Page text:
March 22, 2023 By Leah Malone

Supporting a Loved One in Recovery


The 2019 National Survey of Drug Use and Health by the Substance Abuse and Mental Health Services Administration (SAMHSA) found that more than 20 million individuals aged 12 and older had a substance use disorder (SUD) in the United States. The high prevalence of SUD confirms that nearly everyone is affected by substance abuse in some way. For this reason, it’s important for people to be educated about how best to support a loved one in addiction recovery. This is a major undertaking that requires understanding, patience, and compassion. Furthermore, these support skills can be strengthened by becoming more educated about addiction and its effects.

If you are working to support your loved one through treatment and recovery, do not be discouraged. Your support is invaluable and can help them achieve and sustain lasting sobriety. Along the way, it can be helpful to utilize resources, such as this article, to help you learn how to best support your loved one.

Learning About a Loved One’s Diagnosis

Addiction affects everyone differently. The same can be said for the loved ones of those struggling with substance abuse. Some family members and friends may have witnessed the development of their loved one’s addiction throughout the years. Others may learn about their loved one’s addiction only when the effects of their substance abuse begin to affect them.

Whatever the case may be for you, it is necessary to give yourself time to accept your loved one’s problem with substance abuse. Your loved one may or may not yet be diagnosed with SUD. Likewise, your loved one may or may not be open to the idea of participating in treatment and committing to lifelong sobriety. If they are not yet open to recovery, you can work to promote what’s called “harm reduction” and encourage recovery services slowly. Even before doing that, however, you may find comfort in researching their diagnosis yourself.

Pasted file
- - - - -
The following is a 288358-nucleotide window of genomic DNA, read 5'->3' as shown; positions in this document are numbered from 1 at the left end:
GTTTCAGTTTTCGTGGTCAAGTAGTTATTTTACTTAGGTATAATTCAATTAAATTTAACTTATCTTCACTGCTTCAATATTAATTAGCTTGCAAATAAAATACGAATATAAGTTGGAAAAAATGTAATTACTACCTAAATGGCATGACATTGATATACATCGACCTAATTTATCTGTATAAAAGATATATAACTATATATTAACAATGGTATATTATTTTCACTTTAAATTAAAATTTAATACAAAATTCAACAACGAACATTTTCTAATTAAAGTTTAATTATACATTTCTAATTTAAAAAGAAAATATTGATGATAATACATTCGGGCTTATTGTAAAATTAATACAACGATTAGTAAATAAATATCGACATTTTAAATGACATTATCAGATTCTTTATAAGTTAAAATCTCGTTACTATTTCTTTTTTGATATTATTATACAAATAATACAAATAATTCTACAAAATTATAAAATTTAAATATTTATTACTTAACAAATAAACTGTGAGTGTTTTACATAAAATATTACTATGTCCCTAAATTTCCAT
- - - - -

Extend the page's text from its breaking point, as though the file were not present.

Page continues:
Becoming Educated About Addiction and Recovery

Addiction is a devastating disease that deeply affects the brain and associated behavior. Unfortunately, many people do not understand addiction as a brain disease. Rather, they associate their loved one’s substance abuse with a lack of willpower, moral weakness, or an intentional choice. If you seek to support your loved one throughout their recovery journey, you must work to dispel these myths and stigmas. You must do your own research to better understand addiction and its lasting effects.

Addiction Is a Brain Disease

For example, the National Institute on Drug Abuse (NIDA) defines drug addiction as “a chronic disease characterized by drug seeking and use that is compulsive, or difficult to control, despite harmful consequences. The initial decision to take drugs is voluntary for most people, but repeated drug use can lead to brain changes that challenge an addicted person’s self-control and interfere with their ability to resist intense urges to take drugs.” It may also be helpful to recognize that anyone is at risk of developing an addiction. Even using alcohol in moderation can quickly lead to SUD.

Addiction Is Treatable